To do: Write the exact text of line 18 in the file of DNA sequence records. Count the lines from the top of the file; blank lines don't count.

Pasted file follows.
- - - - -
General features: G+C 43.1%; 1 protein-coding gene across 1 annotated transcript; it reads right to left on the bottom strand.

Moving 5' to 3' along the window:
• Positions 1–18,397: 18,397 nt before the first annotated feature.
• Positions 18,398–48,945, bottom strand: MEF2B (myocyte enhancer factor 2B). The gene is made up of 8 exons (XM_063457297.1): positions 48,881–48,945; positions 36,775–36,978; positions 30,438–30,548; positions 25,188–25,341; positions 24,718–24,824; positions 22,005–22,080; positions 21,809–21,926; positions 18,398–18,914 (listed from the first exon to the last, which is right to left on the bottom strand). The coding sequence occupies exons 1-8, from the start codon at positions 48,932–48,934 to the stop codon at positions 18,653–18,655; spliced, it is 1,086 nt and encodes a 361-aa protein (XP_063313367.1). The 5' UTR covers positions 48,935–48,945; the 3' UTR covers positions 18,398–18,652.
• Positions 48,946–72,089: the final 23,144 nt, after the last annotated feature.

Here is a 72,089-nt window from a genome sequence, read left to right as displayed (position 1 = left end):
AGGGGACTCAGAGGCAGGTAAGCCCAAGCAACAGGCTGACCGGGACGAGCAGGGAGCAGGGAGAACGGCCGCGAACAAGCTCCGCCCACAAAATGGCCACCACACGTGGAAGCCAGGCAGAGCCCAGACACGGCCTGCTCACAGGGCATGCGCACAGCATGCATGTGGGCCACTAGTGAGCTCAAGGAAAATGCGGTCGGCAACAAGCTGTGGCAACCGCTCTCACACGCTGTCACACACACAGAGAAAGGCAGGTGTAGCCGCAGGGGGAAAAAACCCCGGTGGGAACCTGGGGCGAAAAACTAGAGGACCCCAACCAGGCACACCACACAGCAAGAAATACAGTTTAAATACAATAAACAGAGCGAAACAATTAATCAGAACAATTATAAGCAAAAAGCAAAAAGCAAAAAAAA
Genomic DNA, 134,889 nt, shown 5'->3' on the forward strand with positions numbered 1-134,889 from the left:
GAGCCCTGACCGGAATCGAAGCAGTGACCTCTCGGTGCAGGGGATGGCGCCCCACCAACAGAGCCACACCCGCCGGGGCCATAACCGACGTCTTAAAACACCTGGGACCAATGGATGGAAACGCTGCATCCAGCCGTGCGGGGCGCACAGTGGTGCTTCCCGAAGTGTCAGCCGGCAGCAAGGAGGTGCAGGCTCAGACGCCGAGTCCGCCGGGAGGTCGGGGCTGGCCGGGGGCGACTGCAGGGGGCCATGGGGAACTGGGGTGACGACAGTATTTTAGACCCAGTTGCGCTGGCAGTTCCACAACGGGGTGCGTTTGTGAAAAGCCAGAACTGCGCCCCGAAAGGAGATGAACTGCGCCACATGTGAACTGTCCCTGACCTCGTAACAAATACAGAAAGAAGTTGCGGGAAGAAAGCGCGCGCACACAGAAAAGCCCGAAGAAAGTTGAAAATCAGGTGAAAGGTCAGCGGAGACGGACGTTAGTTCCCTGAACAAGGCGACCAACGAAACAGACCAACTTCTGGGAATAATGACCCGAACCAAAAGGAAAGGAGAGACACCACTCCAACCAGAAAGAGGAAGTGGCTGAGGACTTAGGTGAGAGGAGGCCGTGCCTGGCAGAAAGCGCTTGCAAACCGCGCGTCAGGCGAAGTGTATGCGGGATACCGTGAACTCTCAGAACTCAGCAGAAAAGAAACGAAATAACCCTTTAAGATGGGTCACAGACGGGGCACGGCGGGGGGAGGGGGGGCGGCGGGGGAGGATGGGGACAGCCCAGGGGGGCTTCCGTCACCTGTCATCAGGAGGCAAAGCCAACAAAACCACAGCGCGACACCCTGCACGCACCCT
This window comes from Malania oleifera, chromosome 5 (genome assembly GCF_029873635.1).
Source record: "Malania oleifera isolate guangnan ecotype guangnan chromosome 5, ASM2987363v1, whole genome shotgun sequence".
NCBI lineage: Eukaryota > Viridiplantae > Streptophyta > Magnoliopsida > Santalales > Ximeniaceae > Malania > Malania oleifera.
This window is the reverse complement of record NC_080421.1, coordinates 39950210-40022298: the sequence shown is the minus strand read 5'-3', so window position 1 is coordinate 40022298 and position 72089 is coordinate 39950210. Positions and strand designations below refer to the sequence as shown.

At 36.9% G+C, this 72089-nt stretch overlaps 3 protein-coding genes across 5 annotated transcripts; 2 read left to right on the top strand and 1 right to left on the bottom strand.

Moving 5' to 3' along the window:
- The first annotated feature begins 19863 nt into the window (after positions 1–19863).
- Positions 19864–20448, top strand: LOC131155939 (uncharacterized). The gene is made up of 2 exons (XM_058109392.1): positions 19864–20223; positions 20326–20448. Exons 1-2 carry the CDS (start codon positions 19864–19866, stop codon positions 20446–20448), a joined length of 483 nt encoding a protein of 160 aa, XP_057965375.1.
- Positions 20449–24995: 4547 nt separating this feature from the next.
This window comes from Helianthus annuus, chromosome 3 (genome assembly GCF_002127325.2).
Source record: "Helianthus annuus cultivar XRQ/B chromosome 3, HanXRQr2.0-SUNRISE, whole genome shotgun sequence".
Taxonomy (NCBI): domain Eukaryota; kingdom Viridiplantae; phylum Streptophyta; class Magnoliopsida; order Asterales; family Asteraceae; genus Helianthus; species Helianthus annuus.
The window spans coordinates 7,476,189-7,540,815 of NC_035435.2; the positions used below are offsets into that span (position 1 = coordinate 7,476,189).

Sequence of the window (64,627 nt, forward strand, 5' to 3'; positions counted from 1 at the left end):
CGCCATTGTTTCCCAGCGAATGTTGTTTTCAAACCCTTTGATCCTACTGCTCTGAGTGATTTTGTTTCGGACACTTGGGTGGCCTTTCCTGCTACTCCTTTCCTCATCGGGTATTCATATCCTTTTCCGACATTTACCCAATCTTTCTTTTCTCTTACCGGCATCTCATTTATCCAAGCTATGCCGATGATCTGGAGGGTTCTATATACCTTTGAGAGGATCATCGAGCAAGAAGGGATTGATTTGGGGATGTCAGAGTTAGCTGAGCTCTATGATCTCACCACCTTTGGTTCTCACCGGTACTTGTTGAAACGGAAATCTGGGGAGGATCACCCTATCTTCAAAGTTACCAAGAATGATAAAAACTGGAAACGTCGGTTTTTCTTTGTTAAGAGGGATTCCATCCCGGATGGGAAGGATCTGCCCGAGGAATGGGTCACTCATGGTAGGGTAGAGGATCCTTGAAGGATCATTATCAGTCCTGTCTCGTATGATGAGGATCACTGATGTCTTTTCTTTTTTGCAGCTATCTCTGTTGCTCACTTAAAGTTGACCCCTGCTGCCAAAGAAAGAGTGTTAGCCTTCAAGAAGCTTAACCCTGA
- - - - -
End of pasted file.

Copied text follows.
- Positions 20449–24995: 4547 nt separating this feature from the next.